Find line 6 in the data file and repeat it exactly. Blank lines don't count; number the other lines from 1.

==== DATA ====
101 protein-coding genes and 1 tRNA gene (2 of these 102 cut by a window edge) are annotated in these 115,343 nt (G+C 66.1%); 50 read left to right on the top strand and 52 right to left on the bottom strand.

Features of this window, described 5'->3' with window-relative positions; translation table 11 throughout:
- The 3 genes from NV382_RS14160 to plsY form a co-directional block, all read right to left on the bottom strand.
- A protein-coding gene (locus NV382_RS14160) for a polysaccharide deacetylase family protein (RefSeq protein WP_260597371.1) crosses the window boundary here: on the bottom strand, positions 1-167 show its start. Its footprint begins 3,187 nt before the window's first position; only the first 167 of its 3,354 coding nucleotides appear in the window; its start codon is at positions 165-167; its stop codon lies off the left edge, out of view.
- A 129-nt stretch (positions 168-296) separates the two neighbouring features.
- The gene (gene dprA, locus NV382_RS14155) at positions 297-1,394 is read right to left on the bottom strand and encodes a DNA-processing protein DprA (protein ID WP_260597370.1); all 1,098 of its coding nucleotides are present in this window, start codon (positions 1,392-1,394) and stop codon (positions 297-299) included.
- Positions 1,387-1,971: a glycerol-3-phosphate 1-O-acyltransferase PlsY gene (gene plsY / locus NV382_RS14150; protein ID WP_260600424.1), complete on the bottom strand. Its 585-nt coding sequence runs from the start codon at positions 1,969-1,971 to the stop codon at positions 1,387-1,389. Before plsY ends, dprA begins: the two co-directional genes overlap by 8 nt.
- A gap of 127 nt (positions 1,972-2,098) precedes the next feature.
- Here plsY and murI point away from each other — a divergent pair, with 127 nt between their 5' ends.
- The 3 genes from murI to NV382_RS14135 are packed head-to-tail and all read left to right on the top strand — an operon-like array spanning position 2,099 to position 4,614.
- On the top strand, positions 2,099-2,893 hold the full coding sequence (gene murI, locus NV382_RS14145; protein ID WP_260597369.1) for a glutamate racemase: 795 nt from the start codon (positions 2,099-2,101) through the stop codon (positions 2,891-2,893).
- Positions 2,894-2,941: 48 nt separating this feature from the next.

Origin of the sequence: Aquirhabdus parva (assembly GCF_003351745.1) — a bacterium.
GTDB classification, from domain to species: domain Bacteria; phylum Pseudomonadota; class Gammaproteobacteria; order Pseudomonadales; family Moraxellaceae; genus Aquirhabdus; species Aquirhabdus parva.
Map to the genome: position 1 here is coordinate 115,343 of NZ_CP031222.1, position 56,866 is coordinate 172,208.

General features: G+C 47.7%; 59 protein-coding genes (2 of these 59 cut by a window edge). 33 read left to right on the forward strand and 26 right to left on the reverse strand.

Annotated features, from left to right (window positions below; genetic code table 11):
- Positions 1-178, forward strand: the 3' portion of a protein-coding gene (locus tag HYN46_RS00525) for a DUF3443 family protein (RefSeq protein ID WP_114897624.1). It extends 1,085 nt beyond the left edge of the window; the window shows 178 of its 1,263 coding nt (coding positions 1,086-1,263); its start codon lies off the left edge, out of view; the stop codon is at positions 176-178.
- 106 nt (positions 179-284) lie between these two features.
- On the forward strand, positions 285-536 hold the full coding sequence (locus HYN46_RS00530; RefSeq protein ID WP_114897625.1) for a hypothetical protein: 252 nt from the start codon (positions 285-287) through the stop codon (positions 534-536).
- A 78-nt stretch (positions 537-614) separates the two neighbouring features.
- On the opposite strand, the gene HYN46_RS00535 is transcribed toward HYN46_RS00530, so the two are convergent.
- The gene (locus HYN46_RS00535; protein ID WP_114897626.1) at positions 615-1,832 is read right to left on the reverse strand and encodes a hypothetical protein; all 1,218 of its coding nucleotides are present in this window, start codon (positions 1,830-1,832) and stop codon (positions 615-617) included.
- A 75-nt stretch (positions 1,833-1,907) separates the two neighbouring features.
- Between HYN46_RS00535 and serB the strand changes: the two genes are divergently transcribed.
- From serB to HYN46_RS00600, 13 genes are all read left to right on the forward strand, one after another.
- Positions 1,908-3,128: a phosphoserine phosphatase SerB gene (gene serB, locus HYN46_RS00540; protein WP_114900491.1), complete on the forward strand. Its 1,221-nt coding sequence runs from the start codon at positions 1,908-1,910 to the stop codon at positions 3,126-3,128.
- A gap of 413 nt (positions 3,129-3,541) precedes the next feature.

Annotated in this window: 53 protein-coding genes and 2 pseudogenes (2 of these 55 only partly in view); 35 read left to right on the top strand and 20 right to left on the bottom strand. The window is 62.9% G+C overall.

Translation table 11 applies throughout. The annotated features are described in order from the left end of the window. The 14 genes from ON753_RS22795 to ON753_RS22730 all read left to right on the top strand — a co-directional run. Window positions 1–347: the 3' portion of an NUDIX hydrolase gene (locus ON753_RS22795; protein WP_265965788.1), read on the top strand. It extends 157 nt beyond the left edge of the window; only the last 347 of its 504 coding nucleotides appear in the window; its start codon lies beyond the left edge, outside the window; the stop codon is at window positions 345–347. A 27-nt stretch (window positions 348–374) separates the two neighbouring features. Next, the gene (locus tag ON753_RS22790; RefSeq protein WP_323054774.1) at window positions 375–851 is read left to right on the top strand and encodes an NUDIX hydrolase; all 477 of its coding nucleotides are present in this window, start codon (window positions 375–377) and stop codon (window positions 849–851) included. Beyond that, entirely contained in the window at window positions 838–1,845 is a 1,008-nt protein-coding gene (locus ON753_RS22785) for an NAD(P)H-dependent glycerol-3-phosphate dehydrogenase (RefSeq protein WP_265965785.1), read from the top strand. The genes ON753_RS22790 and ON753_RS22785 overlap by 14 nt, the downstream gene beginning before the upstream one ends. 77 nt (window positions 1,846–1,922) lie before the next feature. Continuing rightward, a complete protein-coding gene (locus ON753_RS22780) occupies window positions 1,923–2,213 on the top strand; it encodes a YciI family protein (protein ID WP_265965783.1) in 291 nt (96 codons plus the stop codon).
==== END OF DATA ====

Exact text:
- The gene (gene dprA, locus NV382_RS14155) at positions 297-1,394 is read right to left on the bottom strand and encodes a DNA-processing protein DprA (protein ID WP_260597370.1); all 1,098 of its coding nucleotides are present in this window, start codon (positions 1,392-1,394) and stop codon (positions 297-299) included.